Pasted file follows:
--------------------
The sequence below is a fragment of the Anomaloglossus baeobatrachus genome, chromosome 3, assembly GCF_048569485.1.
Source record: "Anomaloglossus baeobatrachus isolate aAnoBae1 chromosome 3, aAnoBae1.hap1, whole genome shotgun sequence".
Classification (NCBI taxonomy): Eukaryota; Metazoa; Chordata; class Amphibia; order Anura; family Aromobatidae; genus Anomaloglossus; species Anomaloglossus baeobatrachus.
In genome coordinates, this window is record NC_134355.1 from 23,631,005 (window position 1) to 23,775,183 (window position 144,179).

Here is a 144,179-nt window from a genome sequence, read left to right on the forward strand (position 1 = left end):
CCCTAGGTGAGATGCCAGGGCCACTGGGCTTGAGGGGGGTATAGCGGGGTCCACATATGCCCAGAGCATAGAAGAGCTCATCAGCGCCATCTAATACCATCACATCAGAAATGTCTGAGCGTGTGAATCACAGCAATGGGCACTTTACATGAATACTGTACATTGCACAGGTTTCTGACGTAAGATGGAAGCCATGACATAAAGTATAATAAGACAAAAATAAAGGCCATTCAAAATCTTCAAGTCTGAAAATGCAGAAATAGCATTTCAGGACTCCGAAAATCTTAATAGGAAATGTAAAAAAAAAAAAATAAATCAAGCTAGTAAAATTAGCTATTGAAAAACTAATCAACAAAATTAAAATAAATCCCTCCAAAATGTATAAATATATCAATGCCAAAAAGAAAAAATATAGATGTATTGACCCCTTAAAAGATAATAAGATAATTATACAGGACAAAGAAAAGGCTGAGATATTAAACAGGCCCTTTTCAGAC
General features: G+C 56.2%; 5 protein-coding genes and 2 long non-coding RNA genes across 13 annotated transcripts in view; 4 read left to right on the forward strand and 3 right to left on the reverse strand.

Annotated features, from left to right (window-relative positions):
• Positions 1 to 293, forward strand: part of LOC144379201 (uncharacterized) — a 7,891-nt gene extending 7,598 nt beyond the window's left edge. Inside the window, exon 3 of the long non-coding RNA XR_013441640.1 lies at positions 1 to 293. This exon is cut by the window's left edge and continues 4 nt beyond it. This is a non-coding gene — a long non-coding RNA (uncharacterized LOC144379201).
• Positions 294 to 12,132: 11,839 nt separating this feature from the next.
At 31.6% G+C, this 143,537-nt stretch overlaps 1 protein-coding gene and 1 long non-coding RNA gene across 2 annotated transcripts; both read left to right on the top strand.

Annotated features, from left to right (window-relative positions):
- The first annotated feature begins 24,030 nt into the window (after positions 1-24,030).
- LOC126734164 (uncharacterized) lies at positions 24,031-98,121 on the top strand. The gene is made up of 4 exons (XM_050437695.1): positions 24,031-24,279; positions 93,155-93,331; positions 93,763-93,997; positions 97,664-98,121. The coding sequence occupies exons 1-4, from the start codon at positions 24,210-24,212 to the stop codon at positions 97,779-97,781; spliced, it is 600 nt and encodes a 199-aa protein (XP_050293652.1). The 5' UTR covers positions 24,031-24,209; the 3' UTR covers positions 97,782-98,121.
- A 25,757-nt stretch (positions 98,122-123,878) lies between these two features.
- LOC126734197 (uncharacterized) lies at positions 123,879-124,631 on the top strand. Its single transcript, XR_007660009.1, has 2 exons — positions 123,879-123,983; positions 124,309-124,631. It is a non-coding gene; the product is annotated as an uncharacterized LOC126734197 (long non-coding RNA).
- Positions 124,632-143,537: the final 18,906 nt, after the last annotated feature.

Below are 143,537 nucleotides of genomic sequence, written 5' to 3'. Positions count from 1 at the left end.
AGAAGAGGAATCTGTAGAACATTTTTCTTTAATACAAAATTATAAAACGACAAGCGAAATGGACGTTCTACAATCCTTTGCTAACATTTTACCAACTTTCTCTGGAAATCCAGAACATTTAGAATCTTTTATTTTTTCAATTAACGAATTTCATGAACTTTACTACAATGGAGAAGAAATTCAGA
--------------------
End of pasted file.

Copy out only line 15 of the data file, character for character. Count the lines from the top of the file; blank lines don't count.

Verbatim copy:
- A 25,757-nt stretch (positions 98,122-123,878) lies between these two features.